9: Subjects that describe collections of people
or things are called collective subjects.
Such collective subjects can be used with either singular verbs or plural verbs depending on whether we want to tell the receiver that only one thing (a single "unit") is involved in the action or that at least two persons or things (individuals) are involved in the action. For example, if we wish to make an announcement on behalf of all our family members and want to show our readers or listeners that our announcement is really being made by all family members, we would say:
The family are happy to announce Mom and Dad's fiftieth wedding anniversary.
But if the family is being talked about as a single unit instead of as individual family members, we write:
The family is living in Lockport, New York.
Some verbs name actions that require only one performer; other verbs name actions that must be performed by more than one.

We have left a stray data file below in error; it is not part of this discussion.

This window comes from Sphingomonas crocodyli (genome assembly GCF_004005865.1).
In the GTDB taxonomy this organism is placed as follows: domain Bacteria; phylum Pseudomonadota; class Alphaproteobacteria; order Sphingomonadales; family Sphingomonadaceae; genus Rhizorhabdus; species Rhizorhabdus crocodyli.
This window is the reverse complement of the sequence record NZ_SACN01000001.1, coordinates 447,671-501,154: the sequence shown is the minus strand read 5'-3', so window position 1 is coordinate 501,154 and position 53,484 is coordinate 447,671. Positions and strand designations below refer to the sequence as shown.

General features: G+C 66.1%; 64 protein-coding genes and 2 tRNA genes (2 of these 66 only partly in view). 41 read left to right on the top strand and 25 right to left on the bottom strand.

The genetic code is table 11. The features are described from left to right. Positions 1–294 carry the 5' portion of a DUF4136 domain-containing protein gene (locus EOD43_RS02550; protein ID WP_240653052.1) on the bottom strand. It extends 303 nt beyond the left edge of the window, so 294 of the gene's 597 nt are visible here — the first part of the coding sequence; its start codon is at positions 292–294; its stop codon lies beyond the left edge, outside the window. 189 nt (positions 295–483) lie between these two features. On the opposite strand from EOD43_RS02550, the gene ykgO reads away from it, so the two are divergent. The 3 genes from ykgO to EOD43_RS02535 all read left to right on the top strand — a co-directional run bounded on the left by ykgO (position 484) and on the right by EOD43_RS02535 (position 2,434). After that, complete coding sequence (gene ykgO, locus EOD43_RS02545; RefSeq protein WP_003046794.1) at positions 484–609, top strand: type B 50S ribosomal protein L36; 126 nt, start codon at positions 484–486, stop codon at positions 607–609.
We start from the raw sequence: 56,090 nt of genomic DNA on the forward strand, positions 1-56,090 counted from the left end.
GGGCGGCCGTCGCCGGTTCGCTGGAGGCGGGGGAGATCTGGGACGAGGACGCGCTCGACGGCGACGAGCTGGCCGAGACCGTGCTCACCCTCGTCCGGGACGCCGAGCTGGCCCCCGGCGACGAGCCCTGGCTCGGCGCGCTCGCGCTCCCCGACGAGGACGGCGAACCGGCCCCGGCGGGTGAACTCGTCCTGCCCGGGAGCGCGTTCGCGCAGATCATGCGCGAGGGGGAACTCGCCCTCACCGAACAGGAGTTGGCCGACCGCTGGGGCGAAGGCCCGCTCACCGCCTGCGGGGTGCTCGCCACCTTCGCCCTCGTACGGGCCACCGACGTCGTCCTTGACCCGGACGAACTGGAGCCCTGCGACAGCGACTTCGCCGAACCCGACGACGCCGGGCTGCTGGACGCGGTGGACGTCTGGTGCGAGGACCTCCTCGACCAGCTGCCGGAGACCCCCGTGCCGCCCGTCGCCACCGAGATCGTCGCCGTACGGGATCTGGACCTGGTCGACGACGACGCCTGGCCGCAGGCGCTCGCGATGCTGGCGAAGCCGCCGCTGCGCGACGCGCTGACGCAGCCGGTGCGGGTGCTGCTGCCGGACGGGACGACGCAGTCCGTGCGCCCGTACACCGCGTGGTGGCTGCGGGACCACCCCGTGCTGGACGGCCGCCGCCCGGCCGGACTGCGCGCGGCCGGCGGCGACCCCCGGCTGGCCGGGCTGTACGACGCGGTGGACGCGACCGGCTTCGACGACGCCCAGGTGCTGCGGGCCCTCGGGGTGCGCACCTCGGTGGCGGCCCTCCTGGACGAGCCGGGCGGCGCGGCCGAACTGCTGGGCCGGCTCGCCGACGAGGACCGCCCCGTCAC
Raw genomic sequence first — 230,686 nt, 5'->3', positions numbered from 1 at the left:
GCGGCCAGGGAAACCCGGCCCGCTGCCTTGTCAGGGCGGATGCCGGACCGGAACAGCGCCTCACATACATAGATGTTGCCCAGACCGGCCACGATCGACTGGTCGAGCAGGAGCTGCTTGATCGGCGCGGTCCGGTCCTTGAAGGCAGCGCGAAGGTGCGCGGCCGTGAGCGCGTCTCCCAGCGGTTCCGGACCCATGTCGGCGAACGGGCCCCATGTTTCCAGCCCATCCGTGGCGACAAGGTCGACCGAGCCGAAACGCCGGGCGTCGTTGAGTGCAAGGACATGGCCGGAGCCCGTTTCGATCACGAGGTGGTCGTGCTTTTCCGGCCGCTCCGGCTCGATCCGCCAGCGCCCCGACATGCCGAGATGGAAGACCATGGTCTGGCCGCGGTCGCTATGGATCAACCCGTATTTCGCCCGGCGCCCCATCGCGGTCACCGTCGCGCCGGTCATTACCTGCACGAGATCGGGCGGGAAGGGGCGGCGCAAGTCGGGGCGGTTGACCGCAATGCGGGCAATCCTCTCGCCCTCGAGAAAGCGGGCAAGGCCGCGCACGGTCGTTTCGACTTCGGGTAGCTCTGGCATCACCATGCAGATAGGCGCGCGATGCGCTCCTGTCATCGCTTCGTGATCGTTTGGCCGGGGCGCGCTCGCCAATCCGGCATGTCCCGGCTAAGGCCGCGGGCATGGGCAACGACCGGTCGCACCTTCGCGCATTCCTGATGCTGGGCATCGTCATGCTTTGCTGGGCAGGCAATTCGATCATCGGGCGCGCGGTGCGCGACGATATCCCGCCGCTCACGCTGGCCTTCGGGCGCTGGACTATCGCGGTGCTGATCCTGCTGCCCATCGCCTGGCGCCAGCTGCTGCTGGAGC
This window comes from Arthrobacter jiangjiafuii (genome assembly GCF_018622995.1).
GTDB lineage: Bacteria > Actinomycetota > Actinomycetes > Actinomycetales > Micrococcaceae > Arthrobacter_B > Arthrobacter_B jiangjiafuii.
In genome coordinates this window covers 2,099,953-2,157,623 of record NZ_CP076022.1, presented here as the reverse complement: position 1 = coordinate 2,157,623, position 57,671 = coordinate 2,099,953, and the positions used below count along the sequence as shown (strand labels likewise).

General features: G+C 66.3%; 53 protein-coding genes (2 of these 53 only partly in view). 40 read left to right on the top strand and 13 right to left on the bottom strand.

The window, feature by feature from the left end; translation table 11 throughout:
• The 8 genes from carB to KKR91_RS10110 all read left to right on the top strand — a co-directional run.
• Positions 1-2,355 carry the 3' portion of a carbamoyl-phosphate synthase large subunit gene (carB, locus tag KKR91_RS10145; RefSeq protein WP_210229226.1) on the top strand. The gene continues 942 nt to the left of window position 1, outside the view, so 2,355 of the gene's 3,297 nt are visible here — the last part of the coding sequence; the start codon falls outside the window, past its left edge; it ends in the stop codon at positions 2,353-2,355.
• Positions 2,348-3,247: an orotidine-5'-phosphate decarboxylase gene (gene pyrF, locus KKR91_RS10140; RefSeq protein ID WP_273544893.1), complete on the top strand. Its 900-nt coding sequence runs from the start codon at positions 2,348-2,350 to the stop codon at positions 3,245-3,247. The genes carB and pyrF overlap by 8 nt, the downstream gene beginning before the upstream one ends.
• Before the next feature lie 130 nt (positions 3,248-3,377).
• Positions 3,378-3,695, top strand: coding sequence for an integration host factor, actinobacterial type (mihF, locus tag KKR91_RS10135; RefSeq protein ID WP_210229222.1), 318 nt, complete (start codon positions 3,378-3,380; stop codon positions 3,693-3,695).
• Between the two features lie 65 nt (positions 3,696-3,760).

The action named by the verb argue requires more than one performer because it takes two to argue. Thus, we write or say:
The team are arguing about who will be chosen for the award. (Although this is correct, most people would probably say, "the team members. . ." because it sounds more natural.)
If the team members are united in arguing with the coach, we can talk about the team as a single unit:
The team is arguing with the coach about who will be chosen for the award.
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